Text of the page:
Housekeeping – Marilynne Robinson

Housekeeping - Marilynne Robinson

Housekeeping – Marilynne Robinson

I have read Gilead and Home and loved them both, so when I saw this one I was keen to read it. I think this was her first novel published in 1980 (it won the PEN Award and was nominated for a Pultizer Prize).

Here is the blurb …

A modern classic, Housekeeping is the story of Ruth and her younger sister, Lucille, who grow up haphazardly, first under the care of their competent grandmother, then of two comically bumbling great-aunts, and finally of Sylvie, their eccentric and remote aunt. The family house is in the small Far West town of Fingerbone set on a glacial lake, the same lake where their grandfather died in a spectacular train wreck, and their mother drove off a cliff to her death. It is a town “chastened by an outsized landscape and extravagant weather, and chastened again by an awareness that the whole of human history had occurred elsewhere.” Ruth and Lucille’s struggle toward adulthood beautifully illuminates the price of loss and survival, and the dangerous and deep undertow of transience.

It was a short easy to read novel that none the less had a lot to say. Lucille and Ruth’s mother takes them to her mother’s house and leaves them on the porch and drives off (eventually killing herself by driving into a lake). The grand mother takes over raising the girls – she had three girls of her own her all seemed to have vanished. One is a missionary somewhere, the girls’ mother is dead and the youngest is transient. When the grand mother dies two great aunts  (sisters of their grand father) move in to take over, but it is not something they want to do they want to return to their old life and so they set about finding Sylvie (the transient). They advertise in the papers and eventually Sylvie responds and returns home to raise the girls. At first all goes well, but Sylvie hears the siren call of the road and struggles with all of the duties involved in raising children and keeping a house – she likes to eat in the dark, sleep with her shoes and coat on, never wash dishes, cook or clean. The girls stop going to school for a while and no one seems too bothered. Lucille knows something is not right and tries to better herself – returning to school, making her own clothes, finding friends and eventually leaving Ruth and Sylvie and moving in with one of her teachers. Ruth, however, seems lost and possibly what made Sylvie transient is also part of Ruth’s make up. They take to the road and to be fair both seem happy with this choice.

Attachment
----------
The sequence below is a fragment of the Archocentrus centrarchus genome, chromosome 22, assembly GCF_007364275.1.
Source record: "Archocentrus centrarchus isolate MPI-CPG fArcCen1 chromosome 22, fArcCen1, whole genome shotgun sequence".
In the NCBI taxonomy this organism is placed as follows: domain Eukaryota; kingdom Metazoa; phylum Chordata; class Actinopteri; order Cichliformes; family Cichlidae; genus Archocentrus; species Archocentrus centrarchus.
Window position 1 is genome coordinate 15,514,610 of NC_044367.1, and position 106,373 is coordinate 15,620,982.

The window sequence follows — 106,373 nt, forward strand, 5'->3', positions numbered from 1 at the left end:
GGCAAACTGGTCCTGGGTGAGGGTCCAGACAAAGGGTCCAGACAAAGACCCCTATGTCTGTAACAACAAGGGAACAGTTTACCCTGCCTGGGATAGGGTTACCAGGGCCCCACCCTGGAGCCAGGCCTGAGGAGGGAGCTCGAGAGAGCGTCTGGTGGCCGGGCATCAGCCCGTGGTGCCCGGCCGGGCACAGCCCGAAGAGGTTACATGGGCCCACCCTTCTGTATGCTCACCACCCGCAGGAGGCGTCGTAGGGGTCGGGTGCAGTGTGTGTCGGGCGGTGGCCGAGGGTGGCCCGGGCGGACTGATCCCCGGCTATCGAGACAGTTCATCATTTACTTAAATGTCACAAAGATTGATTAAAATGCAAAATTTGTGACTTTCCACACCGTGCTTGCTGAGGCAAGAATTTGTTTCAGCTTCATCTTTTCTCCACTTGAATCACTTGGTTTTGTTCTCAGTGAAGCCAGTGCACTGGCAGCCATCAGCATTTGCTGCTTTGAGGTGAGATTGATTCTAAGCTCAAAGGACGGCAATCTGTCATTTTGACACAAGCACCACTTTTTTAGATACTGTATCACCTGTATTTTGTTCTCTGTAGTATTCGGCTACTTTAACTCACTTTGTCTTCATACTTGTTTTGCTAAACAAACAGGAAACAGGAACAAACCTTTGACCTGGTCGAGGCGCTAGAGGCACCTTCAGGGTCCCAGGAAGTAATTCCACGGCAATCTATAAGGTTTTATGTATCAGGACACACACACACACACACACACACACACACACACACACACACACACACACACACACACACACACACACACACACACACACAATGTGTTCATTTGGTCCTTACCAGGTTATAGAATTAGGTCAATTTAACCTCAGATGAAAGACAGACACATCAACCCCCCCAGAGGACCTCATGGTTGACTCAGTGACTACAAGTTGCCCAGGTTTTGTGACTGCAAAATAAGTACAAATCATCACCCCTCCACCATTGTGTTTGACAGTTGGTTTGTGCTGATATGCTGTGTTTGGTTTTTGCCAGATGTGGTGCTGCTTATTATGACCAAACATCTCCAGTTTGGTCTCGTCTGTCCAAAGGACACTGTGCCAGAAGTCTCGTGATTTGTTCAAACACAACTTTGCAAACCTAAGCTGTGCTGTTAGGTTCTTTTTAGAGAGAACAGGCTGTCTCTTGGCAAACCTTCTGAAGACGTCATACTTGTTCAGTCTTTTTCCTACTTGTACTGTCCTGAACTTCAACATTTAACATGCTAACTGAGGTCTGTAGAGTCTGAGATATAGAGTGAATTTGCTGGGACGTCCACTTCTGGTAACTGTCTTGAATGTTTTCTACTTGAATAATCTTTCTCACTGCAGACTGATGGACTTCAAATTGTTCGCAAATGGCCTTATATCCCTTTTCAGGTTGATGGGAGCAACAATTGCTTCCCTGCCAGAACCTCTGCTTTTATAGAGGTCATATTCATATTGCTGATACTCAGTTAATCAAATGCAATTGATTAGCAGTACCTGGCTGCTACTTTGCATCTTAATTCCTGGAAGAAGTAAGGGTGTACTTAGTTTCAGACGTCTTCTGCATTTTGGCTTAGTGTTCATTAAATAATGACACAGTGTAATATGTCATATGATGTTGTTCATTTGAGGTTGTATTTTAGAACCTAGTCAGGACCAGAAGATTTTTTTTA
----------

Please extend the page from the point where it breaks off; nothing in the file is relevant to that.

This novel is beautifully written. There is a feeling of light and water – water invades this story in many ways; the train wreck into the lake, the girls’ mother into the lake, the water level rising and flooding the lower levels of the lake. It is about what is normal acceptable behaviour – is it OK for Sylvie to sleep on the park bench (in full sight of the local community)?, do we all need to have a home?, does a home need to be maintained in a particular way? But the best part is the writing – it is poetic, evocative and simple – showing that good writing doesn’t have to be pretentious or difficult to read.

Another review …

Leave a Comment

Filed under Fiction, Recommended

Leave a Reply

Your email address will not be published. Required fields are marked *